I was glad that NBC let me do the scene, because in Judd���s speech he is certainly at the very least hinting at – well, he does more than hint – at a number of NBC shows. He says, 'we’re having contests to see who can be the most like Donald Trump', he’s talking about The Apprentice, a Donald Trump show. 'We’re paying people to eat worms', that was Fear Factor. So I was really pleased that NBC let me do it and I loved making that pilot. We only got to be on the air for a year but I loved the whole year."
Jeff Daniels vs. America (The Newsroom)
"Also an homage to Network, and now to Studio 60. It was, by some people in the US, misunderstood. There are people, sort of hard right-wing people, who get very upset when anyone says anything bad about the US. I consider myself a very patriotic person, but my patriotism has nothing to do with ‘don’t say bad things about the US’, or ‘you’ve got to fly a flag’, or ‘you can’t burn a flag’.
But mostly what these people missed is that this was a man having a nervous breakdown. He had come to the end of his rope and was sort of pushed over by what he thinks is a hallucination, out in the audience, of the love of his life who he hasn’t seen or spoken to in several years. She's out there being a producer, prompting him, saying ‘look at this’. And he becomes unspooled and speaks the truth but in a kind of coarse way; speaks to students the way you wouldn’t want to speak to young people, that kind of thing."
Aaron Sorkin vs. Foreign Languages
"I do have to get translators. Other than English I took Russian in high school but I’ve lost most of it because I haven’t had a chance to use it. But I’ll usually get two translators: the first one will do the translation and then I have the second one translate the translation back to me. The reason I'm attracted to doing things from time-to-time in other languages is the musicality. Any time someone is speaking for the sake of performance, whether it’s an actor in a play or a movie, a preacher in a pulpit, a political candidate speaking on the stump, all the rules of music apply. So suddenly you’ve kind of gone into a different movement in the piece.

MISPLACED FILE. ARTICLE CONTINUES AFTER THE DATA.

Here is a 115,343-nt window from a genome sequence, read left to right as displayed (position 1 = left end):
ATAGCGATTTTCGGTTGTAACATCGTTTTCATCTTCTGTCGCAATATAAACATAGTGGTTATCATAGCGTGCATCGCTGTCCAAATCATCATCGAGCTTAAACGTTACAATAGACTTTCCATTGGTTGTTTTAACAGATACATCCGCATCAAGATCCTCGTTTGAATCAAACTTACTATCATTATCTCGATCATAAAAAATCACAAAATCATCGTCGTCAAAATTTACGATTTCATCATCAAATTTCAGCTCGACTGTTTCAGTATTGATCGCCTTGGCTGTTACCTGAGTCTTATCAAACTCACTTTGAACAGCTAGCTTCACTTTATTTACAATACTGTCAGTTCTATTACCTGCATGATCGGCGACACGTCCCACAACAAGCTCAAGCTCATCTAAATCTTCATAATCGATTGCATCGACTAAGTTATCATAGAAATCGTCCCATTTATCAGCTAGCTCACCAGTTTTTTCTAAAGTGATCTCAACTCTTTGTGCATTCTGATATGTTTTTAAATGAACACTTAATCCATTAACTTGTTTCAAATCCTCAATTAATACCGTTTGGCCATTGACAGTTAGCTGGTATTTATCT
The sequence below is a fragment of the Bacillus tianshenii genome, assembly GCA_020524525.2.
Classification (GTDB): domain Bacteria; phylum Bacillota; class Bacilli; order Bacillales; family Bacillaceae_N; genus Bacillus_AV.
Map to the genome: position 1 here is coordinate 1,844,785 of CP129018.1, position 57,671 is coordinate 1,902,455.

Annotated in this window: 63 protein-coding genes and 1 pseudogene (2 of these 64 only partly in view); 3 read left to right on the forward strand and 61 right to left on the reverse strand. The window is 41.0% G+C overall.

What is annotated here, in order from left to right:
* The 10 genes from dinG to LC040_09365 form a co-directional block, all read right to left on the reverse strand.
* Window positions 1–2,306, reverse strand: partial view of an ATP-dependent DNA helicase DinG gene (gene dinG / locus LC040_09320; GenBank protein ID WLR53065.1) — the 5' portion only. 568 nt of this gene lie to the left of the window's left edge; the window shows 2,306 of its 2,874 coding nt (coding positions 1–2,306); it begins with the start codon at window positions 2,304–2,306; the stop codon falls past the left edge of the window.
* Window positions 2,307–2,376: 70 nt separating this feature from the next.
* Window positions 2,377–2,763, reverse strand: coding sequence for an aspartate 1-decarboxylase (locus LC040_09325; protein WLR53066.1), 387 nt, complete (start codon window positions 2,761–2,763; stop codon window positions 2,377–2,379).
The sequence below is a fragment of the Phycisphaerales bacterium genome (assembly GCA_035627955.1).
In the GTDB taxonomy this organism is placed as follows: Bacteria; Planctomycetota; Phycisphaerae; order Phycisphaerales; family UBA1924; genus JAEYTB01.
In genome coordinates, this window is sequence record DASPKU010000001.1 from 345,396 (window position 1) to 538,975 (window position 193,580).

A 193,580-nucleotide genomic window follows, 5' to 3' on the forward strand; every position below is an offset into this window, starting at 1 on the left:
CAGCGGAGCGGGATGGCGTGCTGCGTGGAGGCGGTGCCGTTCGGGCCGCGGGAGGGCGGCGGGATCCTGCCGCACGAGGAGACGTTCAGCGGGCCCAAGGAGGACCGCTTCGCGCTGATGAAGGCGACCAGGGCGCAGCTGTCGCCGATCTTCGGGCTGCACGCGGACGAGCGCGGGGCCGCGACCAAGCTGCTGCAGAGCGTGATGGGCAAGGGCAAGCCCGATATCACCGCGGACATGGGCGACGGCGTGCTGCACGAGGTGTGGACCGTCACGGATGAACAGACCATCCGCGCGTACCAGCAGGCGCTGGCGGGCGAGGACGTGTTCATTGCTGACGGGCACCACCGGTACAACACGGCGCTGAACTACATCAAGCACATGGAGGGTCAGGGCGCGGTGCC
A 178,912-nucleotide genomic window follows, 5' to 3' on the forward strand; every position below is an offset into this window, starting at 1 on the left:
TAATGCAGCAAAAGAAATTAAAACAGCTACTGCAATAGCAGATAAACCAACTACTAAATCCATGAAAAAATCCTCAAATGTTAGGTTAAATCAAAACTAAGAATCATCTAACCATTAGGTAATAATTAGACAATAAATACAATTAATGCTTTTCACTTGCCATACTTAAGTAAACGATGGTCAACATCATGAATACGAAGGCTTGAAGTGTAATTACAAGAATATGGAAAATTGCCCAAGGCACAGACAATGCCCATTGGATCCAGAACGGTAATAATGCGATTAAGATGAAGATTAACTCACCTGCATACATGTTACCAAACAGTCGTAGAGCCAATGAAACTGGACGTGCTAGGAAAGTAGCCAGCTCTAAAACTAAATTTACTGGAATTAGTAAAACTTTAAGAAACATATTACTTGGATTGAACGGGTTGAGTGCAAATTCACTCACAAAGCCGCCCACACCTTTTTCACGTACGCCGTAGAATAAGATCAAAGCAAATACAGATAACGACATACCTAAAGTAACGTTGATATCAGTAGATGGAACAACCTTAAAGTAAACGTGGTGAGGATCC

I think it displays some erudition on the part of the character, and in Bartlet’s [President Jed Bartlet, played by Martin Sheen in The West Wing] case, speaking to God, cursing out God, it was, ‘I’m going to do this in your language. I’m going to be an equal of yours. I know Latin, ok, I can speak your language so I’m going to say this to you in your language. I won’t make myself smaller to you by making you understand English’."
"In the case of Sloan [Sabbith, Olivia Munn's character in The Newsroom], I knew Olivia before we did the show, I knew that she spoke fluent Japanese, I had that in my pocket. I had the story where it could be used. We always showed Sloan as a very smart person, but just with numbers, stocks and figures. Well, here was another club she had in her golf bag. And a way to leave her producer Don Keefer behind: ‘my God, what the hell is going on! I have no idea what they’re saying, but something tells me we have a problem!’ And again, it was just something you don’t usually see on TV. So it just seemed like it was better than doing it in English."
"In my room last night, I was watching Inglourious Basterds, I love that movie so much. And how great is Fassbender in that movie? Fantastic. But it wasn’t until last night watching Inglourious Basterds that I realised how much of it isn’t in English – most of it isn’t in English. And you don’t notice that, at all. It’s remarkable!"
Steve Jobs is released on Friday November 13.